Extremist fighters swarmed into a besieged Yazidi village Friday and killed or captured dozens of residents, according to Yazidis and Kurdish commanders, offering a reminder that the ancient minority sect is still at risk despite President Obama’s conclusion that the threat had passed for those stranded on Mount Sinjar.
Islamic State militants drove into the village of Kocho, about 15 miles southwest of the town of Sinjar, on Friday, following a week-long siege in which the al-Qaeda inspired group demanded that residents convert to Islam or face death, said the reports, which could not be independently verified.
The men were rounded up and executed, while the women were taken to an undisclosed location, according to Ziad Sinjar, a pesh merga commander based on the edge of Mount Sinjar, citing the accounts of villagers nearby. He put the number of dead at 42 and said 80 women and children had been transported out of the village.
Yazidi activists and Kurdish officials said at least 80 men were killed and hundreds of women taken away after the fighters entered the village shortly after 1 pm on Friday.
“The villagers had received local assurances that they were safe,” said Hoshyar Zebari, Iraq’s former foreign minister who is now working closely with the Kurdistan Regional Government. “Maybe they killed them in revenge for the setbacks they have suffered from the air strikes.”
The accounts could not be independently confirmed nor the conflicting numbers reconciled, but fears had been growing for the welfare of Yazidis in the village since the Islamic State siege began on Aug. 7.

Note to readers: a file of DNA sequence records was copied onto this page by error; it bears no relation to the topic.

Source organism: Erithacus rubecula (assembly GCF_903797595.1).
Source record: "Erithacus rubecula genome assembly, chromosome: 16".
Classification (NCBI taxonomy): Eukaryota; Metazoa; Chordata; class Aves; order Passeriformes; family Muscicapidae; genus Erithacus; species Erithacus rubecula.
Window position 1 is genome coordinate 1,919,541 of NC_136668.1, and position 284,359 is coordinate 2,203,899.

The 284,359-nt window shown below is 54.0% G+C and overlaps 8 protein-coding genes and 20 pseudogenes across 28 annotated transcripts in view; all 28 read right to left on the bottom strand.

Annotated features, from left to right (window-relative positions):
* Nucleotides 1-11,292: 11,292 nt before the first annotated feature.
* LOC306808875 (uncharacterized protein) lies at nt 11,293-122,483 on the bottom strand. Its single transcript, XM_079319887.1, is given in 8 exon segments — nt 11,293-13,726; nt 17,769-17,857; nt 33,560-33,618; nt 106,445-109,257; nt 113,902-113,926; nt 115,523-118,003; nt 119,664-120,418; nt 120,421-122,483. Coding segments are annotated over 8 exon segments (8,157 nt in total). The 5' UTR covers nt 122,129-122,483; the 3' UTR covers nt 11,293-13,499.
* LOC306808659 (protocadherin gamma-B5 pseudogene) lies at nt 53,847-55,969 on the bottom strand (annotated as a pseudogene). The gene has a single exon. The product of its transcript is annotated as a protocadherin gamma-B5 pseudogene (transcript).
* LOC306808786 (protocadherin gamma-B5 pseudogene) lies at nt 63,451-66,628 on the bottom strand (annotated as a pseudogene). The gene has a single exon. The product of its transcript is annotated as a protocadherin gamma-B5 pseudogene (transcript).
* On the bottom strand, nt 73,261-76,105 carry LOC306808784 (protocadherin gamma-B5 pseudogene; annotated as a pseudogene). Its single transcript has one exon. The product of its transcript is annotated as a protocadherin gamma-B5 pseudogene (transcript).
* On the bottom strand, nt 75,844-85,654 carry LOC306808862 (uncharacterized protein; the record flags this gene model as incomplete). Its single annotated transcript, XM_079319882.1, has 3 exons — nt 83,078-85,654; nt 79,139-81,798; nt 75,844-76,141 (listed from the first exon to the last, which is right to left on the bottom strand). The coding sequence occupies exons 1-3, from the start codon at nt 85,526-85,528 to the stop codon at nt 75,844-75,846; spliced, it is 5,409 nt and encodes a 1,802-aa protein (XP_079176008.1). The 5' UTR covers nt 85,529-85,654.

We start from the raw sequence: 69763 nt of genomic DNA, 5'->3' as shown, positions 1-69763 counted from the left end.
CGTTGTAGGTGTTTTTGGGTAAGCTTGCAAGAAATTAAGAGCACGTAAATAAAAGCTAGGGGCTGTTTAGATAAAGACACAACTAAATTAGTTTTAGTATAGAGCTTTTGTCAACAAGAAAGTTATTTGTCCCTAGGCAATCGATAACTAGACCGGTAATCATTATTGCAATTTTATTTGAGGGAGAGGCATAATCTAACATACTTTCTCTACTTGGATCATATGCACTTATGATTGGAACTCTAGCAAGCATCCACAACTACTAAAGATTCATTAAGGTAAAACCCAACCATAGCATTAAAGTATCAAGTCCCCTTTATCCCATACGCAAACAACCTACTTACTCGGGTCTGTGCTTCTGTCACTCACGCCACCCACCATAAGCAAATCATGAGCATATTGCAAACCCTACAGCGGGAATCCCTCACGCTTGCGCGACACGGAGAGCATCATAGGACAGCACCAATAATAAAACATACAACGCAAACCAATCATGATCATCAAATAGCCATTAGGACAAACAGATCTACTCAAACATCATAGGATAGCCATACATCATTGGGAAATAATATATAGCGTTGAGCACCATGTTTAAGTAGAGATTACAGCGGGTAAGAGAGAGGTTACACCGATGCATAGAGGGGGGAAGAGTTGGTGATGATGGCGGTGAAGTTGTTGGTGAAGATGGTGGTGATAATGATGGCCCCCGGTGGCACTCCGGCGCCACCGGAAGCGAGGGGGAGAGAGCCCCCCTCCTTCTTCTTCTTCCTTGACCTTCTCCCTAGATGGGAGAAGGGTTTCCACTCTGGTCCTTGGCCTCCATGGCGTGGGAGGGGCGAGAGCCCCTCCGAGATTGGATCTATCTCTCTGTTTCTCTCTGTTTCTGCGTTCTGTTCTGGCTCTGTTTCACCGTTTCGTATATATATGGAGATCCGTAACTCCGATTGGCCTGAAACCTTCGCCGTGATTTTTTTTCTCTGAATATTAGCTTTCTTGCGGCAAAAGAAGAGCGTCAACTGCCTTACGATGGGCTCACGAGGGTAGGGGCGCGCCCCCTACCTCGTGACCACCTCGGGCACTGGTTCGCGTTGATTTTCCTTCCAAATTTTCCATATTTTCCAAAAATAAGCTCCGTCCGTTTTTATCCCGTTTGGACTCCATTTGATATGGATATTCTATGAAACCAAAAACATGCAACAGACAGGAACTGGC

The U.S. Central Command said Friday that it had carried out a drone attack south of the town of Sinjar after receiving reports of an attack in the area. The drone “struck and destroyed two vehicles,” it said.
The alleged killings came a day after Obama called off plans for a military evacuation of Yazidis trapped on Mount Sinjar, saying they were no longer at risk. If confirmed, the events in Kocho would constitute the worst single atrocity committed against the Yazidis since the Aug. 3 assault on Sinjar triggered a humanitarian crisis and contributed to the Obama administration’s decision to intervene.
At least 10 U.S. airstrikes and drops of food and medicine have since helped tens of thousands of Yazidis reach safety after they sought refuge on the mountain nearly two weeks ago, then got stranded in the barren terrain without water or food.
Obama declared Thursday that the U.S. effort “broke the ISIL siege of Mount Sinjar.” A team of U.S. Special Forces and aid officials dispatched to the mountain Wednesday concluded that the intervention had dispelled the imminent threat to the lives of Yazidis, he said.
But although the airstrikes appear to have helped those trapped on the mountain reach safety, people who did not join the initial exodus are still at risk, Yazidis say.